The economic case for recycling carbon tax into energy efficiency

The economic case for recycling carbon tax into energy efficiency

Over the next 15 years the UK Treasury will collect from consumers £60 billion in carbon taxes on electricity. These come from the auctioning of EU-ETS allowances and the Carbon Support Price.

At the moment the Government does not recycle these carbon taxes to help people bring down their energy bills, despite the fact there are compelling reasons for them to do so. In particular there are significant social, environmental and economic benefits from recycling the proceeds from these taxes into domestic energy efficiency.

The cost of domestic energy has turned into a major political issue because energy bills continue to rise and several million households are now in fuel poverty in the UK. If the proceeds from the carbon taxes were spent on energy efficiency 90 per cent of these households could be lifted out of fuel poverty.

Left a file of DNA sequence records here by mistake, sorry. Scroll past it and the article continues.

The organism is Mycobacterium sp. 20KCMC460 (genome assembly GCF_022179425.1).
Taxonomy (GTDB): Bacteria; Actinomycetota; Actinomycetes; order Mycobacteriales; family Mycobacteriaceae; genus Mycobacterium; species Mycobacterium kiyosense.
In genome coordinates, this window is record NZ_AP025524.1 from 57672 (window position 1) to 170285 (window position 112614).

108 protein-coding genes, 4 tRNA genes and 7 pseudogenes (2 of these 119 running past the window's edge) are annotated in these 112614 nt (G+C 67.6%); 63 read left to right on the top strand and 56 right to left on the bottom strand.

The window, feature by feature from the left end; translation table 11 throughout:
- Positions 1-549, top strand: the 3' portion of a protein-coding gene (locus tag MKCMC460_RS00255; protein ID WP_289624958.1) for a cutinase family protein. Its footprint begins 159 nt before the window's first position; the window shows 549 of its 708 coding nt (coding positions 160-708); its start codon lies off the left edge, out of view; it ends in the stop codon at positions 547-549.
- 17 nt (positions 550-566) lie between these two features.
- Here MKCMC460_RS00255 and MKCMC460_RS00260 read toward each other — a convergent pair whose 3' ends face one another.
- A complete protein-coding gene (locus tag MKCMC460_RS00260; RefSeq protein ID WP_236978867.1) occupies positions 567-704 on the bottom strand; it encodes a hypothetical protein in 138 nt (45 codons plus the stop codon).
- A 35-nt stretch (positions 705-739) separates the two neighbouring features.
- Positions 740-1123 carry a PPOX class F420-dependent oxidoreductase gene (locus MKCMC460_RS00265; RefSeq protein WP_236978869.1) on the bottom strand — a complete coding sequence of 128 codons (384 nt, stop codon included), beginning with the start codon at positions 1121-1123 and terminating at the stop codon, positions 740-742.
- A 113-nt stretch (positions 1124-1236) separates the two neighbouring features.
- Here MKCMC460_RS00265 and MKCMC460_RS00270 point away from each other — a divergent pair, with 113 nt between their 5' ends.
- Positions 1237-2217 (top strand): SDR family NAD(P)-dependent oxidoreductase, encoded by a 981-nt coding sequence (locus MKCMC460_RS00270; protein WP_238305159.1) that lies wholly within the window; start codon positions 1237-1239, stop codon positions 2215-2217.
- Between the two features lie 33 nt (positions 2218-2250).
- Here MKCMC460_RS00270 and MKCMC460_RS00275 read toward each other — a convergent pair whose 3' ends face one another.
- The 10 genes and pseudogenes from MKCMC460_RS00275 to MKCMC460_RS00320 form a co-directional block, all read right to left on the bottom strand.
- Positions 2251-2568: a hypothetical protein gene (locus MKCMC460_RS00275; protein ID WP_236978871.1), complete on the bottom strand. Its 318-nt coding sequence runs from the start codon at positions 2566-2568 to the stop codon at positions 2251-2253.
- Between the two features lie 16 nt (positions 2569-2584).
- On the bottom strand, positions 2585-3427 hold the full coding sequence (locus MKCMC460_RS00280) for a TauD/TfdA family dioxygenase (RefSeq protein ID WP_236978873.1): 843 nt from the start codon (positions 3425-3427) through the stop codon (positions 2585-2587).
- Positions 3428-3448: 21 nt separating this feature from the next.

Though it is rarely acknowledged the UK government has introduced a range of taxes where revenues are recycled for spending on particular pre-announced programmes. This report shows that recycling revenue from a tax for a specific programme is quite common. Most of the UK’s renewable energy programmes are funded through recycled tax revenue systems.

It is notable that the Treasury supports the case for recycling tax to subsidise renewables but has so far opposed recycling of carbon tax to subsidise energy efficiency. This is despite the fact energy efficiency is the best long-term solution to bring down energy bills and end fuel poverty.

The full report is attached. To find out more about the campaign head to Energy Bill Revolution.


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